OPERA / For the boys: Gwyneth Jones and six-shooters. Pow] Edward Seckerson on Puccini's La Fanciulla del West

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The Independent Culture
Someone should devise a book - Great Operatic Entrances. And when they do, Minnie, La Fanciulla del West, will be right up there in pride of place. With a name like Minnie, you'd think she'd want to slip in quietly. But no. In she sails mid shoot-out to music suggestive of the second coming - the kind of orchestral effusion that most composers save up for the denouement. But this is Puccini, and there is bigger and better where that came from.

Opera was predestined to go West. Look at the potential: same old intrigues, same old show-downs, only wilder, woollier - and on horseback. A rowdy, pistol-packin' man's world, ripe for muscular ensembles and a gallery of appetising bit-parts. And the locations. Puccini couldn't wait to compose those - big tunes for the big country. Having said that, La Fanciulla del West is about as American as Sergio Leone.

Throwing in the Cakewalk and a smattering of other half-baked syncopations just doesn't do it. Puccini didn't know his Old West from his Deep South: what's Stephen Foster doing in gold rush country? But who cares? Just accept that this is the original spaghetti western, that it's full of half-digested Americanisms and people who say 'Hello' a lot.

And yet Fanciulla also has a heart of gold. The character of Minnie, earth mother in a man's world, really does work. She's so much more than just the feminine element, the romantic interest (with a hero called Dick, the prospect for romance is anyway somewhat compromised).

She's mother, sister, friend, teacher to all her 'boys' of the Polka Saloon. She changes them with her lessons in humility and compassion - and, ultimately, redemption. And maybe because there's something innately motherly about Dame Gwyneth Jones, she proves more genuinely touching in the process than many more obviously qualified candidates for the role.

The spectacle of Dame Gwyneth brandishing six-shooters was something I had long hoped to see. Better late than never. This is a good role for her, one she might have sung earlier. She still has all the notes for it - astonishing when you consider the length and breadth of her career in the heaviest soprano fach of all.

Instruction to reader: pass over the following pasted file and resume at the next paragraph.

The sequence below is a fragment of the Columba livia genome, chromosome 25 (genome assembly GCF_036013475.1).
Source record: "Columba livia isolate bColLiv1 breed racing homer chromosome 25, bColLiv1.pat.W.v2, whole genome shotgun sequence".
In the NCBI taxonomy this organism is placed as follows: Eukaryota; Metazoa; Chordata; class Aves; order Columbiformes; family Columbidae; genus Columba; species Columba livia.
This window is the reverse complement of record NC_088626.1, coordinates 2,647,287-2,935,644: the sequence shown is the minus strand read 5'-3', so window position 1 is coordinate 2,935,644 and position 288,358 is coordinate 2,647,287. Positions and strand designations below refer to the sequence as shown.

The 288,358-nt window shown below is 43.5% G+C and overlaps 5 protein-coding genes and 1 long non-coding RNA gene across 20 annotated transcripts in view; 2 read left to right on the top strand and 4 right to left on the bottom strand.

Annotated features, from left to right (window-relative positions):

All right, so the colour and cast of the voice is not ideally Italianate, never has been, and the Jones 'scoop' has graduated from affectation to become an integral part of line, whatever she sings. And all right, so things curdle somewhat in the upper-middle range. But she exercises so much care in the way she makes her phrases and, as ever, she'll have you taking cover with those top notes. One or two of them sounded like separate events, but they were all there - with a will. In the climactic poker game of Act 2, you could be sure that she'd fling down her winning hand - 'Tre assi e un paio]' - with a withering volley straight from the chest. Take that.

Suddenly, it's no longer a man's world. In the circumstances, Justino Diaz's Jack Rance - a sort of Italian Maverick - was good value, and Nicola Martinucci a reliable but hardly subtle or charismatic Dick Johnson. But the ensemble get to be stars in this piece (a number of telling vignettes here, including Francis Egerton's Nick and David Ellis's Sonora), and the orchestra kicks up some dust under Richard Buckley.

Piero Faggioni's production - a Covent Garden favourite - is everything it needs to be. And those Ken Adam sets - straight off the Hollywood backlot. Minnie and Dick leave their horses off stage, but that's the only concession to the imagination.

In repertory at the Royal Opera House, Covent Garden, London WC2 on 14, 16, 20, 23 July.

Box-office: 071-240 1911

(Photograph omitted)

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